Assembly Elections - Madhya Pradesh

Battle royal

Print edition : December 13, 2013

Union Minister Jyotiraditya Scindia addressing an election meeting in in Bhojpur constituency near Bhopal on November 17. Photo: PTI

Chief Minister Shivraj Singh Chouhan at a rally. Photo: a.m. faruqui

The Congress hopes to cash in on the general anger against the BJP’s governance, but Chief Minister Shivraj Singh Chouhan still remains as popular as ever.

ELECTION-BOUND Madhya Pradesh promises a tough contest for the ruling Bharatiya Janata Party (BJP) as nothing seems to be going right for the party save its Chief Minister Shivraj Singh Chouhan. Rampant corruption, Bajrang Dal-Vishva Hindu Parishad cadre who go berserk at the smallest provocation, sulking party seniors and Rashtriya Swayamsewak Sangh (RSS) patrons of the party seething at the growing durbar culture of local leaders have together provided the right setting for the Congress to come back to power. Although the memory of the shoddy infrastructure during the 10-year rule of Digvijay Singh has not faded, the Congress is putting up an impressive fight. It is projecting Jyotiraditya Scindia, Union Minister of State for Power and Member of Parliament from Guna, who is leading the party’s campaign in the State, as the best alternative to Shivraj Singh Chouhan as there is a clamour for change in some quarters.



A cross section of people this correspondent met across the State said that voters might be willing to overlook many things that have gone wrong during the BJP’s five-year term for the sake of Shivraj Singh Chouhan. His clean image and painstaking efforts at providing bijli, sadak, paani (power, road and water) and improving the lot of farmers may stand the party in good stead. This was evident in Vidisha constituency, where the party has never lost an election. In this BJP stronghold, which is represented by Sushma Swaraj in the Lok Sabha, people had turned so hostile towards the BJP that the party was left with no option but to field the Chief Minister himself from there even though he had already filed his nomination papers in Budhni. Vidisha has become a test case for the argument that despite all odds, Shivraj Singh Chouhan can still carry the party through in the State. It may be recalled that the sordid sex scandal involving senior BJP leader Raghavji, who was Finance Minister in the Shivraj Singh Chouhan Cabinet, shook the party’s very foundation in Vidisha. “In Vidisha, people voted for the BJP even if it fielded a donkey. But not any more. There is so much anger among the people. Only if Shivraj Singh Chouhan contests from here, can the party hope to win. But even he will have to work very hard,” Ashok Virsingh Raghuvanshi, a farmer from Vidisha, who also owns a tyre shop, told this correspondent a few hours before Shivraj Singh Chouhan was nominated for Vidisha. Raghuvanshi added that people wanted change and that the Congress under Scindia was a good option.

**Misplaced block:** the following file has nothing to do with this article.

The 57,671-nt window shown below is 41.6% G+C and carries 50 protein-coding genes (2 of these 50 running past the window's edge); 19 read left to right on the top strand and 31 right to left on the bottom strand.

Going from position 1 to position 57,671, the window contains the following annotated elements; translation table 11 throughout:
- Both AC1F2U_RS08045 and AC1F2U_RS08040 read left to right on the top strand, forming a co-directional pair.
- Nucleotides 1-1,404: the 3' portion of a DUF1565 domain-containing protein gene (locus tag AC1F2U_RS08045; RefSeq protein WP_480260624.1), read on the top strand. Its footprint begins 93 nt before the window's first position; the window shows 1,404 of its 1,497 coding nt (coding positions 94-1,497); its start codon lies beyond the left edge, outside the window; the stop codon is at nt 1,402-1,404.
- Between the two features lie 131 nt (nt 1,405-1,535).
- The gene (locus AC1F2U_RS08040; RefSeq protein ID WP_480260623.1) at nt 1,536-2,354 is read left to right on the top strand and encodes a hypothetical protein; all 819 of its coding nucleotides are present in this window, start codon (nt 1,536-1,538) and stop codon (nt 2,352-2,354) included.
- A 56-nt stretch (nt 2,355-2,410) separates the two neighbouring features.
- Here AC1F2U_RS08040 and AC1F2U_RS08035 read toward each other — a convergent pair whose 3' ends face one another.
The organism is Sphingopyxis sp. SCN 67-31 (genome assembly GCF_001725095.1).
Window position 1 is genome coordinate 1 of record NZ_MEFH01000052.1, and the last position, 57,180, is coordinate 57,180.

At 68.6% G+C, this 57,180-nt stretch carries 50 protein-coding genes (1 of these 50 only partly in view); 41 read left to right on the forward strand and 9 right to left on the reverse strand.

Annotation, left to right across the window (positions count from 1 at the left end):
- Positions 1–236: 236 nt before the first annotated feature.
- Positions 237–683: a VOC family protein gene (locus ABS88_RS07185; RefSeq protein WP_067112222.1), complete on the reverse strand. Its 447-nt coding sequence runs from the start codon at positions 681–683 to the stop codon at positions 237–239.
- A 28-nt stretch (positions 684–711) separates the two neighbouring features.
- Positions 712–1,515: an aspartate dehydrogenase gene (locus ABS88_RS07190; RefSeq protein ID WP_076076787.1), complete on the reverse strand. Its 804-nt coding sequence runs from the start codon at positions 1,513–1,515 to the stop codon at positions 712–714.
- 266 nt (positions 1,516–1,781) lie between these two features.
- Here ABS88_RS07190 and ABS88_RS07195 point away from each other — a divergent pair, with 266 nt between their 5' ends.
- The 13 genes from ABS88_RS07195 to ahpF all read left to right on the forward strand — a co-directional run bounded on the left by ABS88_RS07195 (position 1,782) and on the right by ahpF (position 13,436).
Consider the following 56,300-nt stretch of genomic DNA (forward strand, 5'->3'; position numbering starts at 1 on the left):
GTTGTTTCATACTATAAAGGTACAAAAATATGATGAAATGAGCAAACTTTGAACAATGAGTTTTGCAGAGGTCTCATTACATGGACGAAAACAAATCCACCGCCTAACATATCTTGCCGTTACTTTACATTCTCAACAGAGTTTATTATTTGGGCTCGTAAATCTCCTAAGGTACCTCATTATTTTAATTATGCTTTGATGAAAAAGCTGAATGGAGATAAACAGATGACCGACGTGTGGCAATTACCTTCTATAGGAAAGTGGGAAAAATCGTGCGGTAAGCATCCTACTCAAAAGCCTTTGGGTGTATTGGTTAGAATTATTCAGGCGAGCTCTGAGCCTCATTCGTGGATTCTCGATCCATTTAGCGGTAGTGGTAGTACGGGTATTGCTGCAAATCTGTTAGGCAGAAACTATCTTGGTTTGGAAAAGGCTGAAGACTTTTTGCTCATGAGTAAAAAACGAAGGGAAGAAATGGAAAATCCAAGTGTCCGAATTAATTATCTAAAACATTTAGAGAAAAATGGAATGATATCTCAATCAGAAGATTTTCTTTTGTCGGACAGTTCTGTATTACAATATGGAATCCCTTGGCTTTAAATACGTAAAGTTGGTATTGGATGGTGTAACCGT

“Being the son of Madhavrao Scindia, he will certainly deliver results. Besides, since he hails from a royal family, he will not be corrupt,” said Peeru Bhai, a local trader, giving an insight into the voter’s mind. He said although there was no denying that Shivraj Singh Chouhan was a good man, he had failed as a good administrator as the bureaucracy had run amok under him. “He has no control over his officers” is the general lament in Vidisha.

Interestingly, even in Vidisha, where the sentiment against the BJP runs deep, there are people who support Shivraj Singh Chouhan. These supporters maintain that he has done some real good work such as giving a good price to farmers, providing interest-free loans to them, ensuring 24-hour power supply with even villages getting seven-eight hours of power every day, holding community marriages for girls irrespective of their caste or religion, helping poor elders of all faiths to go on pilgrimage, and improving the condition of roads.